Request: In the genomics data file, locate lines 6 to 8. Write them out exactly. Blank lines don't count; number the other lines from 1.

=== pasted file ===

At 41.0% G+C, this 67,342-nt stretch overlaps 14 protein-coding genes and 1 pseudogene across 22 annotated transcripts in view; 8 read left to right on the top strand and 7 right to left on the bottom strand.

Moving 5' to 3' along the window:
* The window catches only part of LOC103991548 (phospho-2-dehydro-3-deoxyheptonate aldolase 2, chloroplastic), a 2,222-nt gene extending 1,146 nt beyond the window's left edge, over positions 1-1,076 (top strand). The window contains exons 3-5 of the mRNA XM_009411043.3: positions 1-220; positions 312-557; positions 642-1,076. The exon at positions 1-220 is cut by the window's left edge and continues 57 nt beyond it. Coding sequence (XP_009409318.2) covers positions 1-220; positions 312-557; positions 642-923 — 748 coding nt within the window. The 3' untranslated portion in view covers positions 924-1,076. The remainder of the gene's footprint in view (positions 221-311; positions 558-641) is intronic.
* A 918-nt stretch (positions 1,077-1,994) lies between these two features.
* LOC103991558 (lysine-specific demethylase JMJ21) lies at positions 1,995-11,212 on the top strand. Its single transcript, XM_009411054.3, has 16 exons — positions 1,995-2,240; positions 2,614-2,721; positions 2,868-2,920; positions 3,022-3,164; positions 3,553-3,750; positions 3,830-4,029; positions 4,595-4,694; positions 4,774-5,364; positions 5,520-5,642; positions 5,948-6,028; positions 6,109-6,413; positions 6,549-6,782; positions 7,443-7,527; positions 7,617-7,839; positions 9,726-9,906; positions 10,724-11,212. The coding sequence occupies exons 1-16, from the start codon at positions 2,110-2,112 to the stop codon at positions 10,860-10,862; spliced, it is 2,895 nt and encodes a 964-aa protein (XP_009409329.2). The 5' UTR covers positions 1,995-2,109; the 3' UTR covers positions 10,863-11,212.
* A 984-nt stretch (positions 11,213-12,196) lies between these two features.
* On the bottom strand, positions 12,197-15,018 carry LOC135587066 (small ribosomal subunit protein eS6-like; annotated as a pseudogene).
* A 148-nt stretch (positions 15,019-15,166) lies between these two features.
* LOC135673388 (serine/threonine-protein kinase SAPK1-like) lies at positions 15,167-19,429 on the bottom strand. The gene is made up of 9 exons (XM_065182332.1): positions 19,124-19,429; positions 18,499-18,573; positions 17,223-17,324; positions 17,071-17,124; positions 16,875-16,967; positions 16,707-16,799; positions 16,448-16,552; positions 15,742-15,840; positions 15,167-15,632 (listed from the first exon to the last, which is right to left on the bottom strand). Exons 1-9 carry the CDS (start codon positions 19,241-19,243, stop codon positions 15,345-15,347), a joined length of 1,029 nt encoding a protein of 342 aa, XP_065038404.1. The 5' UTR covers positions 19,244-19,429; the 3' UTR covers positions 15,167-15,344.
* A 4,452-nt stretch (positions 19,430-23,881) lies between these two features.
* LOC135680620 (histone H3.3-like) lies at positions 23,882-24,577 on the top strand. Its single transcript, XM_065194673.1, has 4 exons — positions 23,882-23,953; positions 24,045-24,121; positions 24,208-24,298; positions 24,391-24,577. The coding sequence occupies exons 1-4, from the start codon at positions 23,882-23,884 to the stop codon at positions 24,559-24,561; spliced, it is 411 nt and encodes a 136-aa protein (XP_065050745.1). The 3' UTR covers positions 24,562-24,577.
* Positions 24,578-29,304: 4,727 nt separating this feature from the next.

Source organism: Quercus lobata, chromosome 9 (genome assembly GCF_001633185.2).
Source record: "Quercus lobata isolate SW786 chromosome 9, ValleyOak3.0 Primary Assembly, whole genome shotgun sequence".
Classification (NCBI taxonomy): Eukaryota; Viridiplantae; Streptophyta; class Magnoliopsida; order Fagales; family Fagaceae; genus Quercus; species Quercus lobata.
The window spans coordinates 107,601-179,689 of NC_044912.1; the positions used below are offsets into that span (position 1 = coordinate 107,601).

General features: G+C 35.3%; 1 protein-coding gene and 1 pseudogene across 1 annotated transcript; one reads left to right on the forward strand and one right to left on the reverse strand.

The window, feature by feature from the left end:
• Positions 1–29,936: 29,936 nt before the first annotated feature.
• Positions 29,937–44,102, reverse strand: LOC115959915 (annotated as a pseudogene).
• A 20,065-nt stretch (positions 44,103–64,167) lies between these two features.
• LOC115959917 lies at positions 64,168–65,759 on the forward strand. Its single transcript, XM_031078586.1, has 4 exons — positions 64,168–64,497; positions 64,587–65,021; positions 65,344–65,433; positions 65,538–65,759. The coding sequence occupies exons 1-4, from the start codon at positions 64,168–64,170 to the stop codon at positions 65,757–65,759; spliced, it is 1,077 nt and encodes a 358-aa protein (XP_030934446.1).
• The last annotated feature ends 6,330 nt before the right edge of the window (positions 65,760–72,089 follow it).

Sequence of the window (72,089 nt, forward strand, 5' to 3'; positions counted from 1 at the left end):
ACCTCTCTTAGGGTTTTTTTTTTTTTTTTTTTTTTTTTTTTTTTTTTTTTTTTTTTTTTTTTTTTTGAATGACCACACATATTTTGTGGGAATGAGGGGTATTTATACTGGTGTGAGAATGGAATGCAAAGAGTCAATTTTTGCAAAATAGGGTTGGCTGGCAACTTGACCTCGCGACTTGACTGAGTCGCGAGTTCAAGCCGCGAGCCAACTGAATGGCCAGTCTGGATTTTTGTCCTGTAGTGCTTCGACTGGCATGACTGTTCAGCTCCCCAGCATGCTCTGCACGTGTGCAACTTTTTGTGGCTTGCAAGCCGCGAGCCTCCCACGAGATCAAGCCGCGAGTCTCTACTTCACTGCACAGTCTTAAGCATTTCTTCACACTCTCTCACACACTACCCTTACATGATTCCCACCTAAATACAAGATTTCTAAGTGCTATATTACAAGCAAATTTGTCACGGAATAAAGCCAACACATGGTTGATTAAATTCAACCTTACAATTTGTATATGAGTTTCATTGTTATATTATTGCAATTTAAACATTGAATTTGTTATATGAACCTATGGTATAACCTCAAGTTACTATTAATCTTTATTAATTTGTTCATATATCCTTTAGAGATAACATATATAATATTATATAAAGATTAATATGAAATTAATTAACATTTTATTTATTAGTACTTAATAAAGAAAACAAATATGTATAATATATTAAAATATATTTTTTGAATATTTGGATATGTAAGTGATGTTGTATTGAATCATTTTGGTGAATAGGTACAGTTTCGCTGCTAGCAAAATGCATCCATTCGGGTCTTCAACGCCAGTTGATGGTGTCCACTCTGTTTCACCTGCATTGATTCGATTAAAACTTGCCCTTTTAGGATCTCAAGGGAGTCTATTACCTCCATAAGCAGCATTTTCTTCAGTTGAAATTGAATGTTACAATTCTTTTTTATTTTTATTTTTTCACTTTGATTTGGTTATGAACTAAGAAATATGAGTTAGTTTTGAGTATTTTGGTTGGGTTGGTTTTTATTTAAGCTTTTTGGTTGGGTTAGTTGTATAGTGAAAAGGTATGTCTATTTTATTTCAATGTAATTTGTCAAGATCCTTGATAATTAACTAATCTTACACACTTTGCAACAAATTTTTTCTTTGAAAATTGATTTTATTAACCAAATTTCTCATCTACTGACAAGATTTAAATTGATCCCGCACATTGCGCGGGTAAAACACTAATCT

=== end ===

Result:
* A 984-nt stretch (positions 11,213-12,196) lies between these two features.
* On the bottom strand, positions 12,197-15,018 carry LOC135587066 (small ribosomal subunit protein eS6-like; annotated as a pseudogene).
* A 148-nt stretch (positions 15,019-15,166) lies between these two features.